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Title: The effects of quadriceps strengthening on pain, function, and patellofemoral joint contact area in persons with patellofemoral pain
Authors: Chiu, JKW
Wong, YM
Yung, PSH
Ng, GYF 
Keywords: Joint contact
Magnetic resonance imaging
Muscle strengthening
Patellar tilt angle
Issue Date: 2012
Publisher: Lippincott Williams & Wilkins
Source: American journal of physical medicine and rehabilitation, 2012, v. 91, no. 2, p. 98-106 How to cite?
Journal: American journal of physical medicine and rehabilitation 
Abstract: OBJECTIVE: Patellar malalignment is a major cause of patellofemoral pain syndrome (PFPS), but the relationship between clinical symptoms and changes in patellar position and knee muscle strength has not been confirmed. This study examined the effect of weight training on hip and knee muscle strength, patellofemoral joint contact area, and patellar tilt on subjects with and without PFPS, hoping to develop an optimal rehabilitation protocol for subjects with PFPS. DESIGN: The study uses a prospective independent group comparison. Fifteen subjects with and without PFPS were assessed for knee strength, patellofemoral joint contact area, and patellar tilt angle using magnetic resonance imaging. The subjects with PFPS were also examined and given a numeric pain rating score and a Kujala patellofemoral score. The subjects performed lower-limb weight training 3 times/wk for 8 wks, and the outcomes were assessed both before and after training. RESULTS: Subjects with PFPS have increased their patellofemoral joint contact area after weight training (P < 0.001). No statistical significant change was found on the patellar tilt angle. The isometric and isokinetic knee strength in subjects with and without PFPS have increased after weight training (P value increased from 0.007 to 0.05). Both numeric pain rating and Kujala patellofemoral score in the PFPS group improved after training (P < 0.001). CONCLUSIONS: Weight-training exercise increased knee muscle strength and the patellofemoral joint contact area, which could reduce mechanical stress in the joint, improving pain and function in subjects with PFPS.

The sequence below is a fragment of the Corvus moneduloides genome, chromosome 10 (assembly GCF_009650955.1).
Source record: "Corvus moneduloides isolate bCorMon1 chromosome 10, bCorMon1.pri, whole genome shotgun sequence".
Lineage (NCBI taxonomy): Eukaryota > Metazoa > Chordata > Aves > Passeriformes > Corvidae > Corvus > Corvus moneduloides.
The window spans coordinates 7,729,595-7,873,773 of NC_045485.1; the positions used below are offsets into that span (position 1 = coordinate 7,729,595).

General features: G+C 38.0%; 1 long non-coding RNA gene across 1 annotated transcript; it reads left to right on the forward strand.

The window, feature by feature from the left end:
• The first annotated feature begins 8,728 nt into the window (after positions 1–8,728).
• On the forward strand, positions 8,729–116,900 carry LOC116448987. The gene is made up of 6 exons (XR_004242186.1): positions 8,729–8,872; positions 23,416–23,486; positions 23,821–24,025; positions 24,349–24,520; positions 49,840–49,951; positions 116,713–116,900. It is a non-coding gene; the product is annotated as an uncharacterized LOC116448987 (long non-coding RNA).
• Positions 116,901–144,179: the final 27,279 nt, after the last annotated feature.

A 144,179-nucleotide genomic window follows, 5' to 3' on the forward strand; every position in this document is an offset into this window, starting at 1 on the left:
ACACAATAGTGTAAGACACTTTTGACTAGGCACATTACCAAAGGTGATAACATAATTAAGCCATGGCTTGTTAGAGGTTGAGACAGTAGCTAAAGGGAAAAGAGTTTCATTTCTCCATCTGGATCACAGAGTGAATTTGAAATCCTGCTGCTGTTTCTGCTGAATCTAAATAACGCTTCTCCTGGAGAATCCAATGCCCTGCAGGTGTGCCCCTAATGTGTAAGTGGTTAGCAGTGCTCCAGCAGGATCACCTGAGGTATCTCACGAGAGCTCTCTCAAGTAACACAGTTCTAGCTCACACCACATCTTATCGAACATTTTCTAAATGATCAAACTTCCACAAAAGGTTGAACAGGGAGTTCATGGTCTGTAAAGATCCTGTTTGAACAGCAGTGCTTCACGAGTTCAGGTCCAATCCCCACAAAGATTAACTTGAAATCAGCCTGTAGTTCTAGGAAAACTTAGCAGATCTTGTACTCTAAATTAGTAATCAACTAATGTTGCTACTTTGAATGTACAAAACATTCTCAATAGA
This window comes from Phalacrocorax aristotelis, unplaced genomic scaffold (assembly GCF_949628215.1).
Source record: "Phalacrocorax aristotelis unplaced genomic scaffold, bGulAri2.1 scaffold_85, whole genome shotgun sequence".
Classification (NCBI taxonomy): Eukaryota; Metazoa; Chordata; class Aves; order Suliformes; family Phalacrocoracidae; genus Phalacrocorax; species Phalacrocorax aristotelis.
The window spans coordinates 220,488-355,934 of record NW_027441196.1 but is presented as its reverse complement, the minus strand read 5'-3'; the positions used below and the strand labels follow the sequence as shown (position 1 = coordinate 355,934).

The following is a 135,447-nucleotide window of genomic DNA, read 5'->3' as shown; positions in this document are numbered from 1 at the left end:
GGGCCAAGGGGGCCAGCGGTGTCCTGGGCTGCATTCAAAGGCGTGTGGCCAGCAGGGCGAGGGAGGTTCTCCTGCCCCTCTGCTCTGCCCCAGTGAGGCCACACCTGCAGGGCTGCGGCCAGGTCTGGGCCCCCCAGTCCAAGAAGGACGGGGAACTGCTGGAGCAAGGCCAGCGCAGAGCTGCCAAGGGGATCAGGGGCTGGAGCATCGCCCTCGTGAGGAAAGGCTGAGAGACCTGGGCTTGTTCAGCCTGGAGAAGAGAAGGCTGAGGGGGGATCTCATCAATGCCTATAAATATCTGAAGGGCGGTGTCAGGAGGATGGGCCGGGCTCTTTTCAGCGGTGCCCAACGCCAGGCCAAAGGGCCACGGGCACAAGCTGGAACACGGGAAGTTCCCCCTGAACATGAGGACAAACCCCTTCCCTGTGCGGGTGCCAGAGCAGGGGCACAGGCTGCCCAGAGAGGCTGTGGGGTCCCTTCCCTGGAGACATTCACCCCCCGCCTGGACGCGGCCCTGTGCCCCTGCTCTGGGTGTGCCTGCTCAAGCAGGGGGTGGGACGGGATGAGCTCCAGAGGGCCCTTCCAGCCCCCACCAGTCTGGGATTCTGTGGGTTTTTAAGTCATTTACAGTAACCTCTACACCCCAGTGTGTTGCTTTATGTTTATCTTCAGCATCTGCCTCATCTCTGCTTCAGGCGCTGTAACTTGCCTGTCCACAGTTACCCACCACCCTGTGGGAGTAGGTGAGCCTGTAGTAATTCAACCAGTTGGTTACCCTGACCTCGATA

ISSN: 0894-9115
DOI: 10.1097/PHM.0b013e318228c505
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